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# Real time fatigue data

## Real time fatigue data

(OP)
I am looking for help !

I have "accumulation rainflow" data for propshaft torques, and I need to understand the overall "damage" that this would cause.  My data is a matrix of Mean Torque and Torque Amplitude, with the individual cells showing the accumulated cycles at each condition.

If all the data was simple bi-directional fatigue (i.e. with mean torque =0), then I think I know how to combine the data following miners rule.  But I am not sure how to manage offset torques.  Should I use something like the Goodman rule? and if so how do I apply it?

### RE: Real time fatigue data

I vaguely remember that dislocations are propelled by strain changes, therefore the mean strain makes no difference for high cycle fatigue. This is borne out by the Bosch blue book, which always talks in terms of stress ranges.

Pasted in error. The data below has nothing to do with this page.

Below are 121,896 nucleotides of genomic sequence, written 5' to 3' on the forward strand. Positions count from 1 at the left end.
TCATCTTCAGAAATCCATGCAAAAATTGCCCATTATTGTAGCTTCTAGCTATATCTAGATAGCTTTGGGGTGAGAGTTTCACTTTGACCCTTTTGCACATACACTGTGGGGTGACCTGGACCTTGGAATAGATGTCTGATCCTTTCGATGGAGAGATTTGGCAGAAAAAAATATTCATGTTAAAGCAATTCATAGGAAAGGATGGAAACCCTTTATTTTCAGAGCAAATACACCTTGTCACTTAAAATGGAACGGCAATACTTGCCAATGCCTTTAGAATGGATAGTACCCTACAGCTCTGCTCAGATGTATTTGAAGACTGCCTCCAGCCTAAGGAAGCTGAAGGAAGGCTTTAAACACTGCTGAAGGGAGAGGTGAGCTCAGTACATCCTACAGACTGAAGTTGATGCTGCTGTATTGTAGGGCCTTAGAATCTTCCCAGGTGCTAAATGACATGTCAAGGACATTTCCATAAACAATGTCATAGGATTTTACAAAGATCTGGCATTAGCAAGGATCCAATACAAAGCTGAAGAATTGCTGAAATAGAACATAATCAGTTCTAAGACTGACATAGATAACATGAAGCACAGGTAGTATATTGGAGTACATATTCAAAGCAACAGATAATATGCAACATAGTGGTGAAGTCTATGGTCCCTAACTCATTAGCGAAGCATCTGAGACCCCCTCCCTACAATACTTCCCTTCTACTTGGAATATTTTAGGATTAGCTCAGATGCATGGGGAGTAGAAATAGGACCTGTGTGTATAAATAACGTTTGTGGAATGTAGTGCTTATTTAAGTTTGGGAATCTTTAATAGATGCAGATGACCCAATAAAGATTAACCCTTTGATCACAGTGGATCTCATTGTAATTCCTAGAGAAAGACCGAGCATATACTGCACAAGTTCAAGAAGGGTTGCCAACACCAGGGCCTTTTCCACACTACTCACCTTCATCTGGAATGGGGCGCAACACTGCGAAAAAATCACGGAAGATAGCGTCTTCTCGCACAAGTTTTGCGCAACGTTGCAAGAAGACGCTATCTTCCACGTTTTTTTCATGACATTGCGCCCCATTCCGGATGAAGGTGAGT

Low cycle fatigue is a different animal.

Cheers

Greg Locock

I rarely exceed 1.79 x 10^12 furlongs per fortnight

### RE: Real time fatigue data

(OP)
Thanks Greg

The data I have includes some very low torque / high cycle data, but it also includes some very high torque / low cycle data.  That means I have a mix of high and low cycle data, hence the reason I think I need to take the mean torques into account.  An example would be something like 20 cycles of 1500Nm mean torque with +/- 200Nm.  If the ultimate strength of the part was say 2000Nm, then the max torque of this combination (1700Nm) is getting pretty close.  I think this must be more "damaging" than just +/-200Nm with no mean torque offset?

Dave

### RE: Real time fatigue data

I agree. However, to discuss this any further I'd have to go and read about it, which i guess you can do with more enthusiasm than I.

Looks like the Coffin-Manson Law applies,and use Goodman's rule to account for the offset.

Cheers

Greg Locock

I rarely exceed 1.79 x 10^12 furlongs per fortnight

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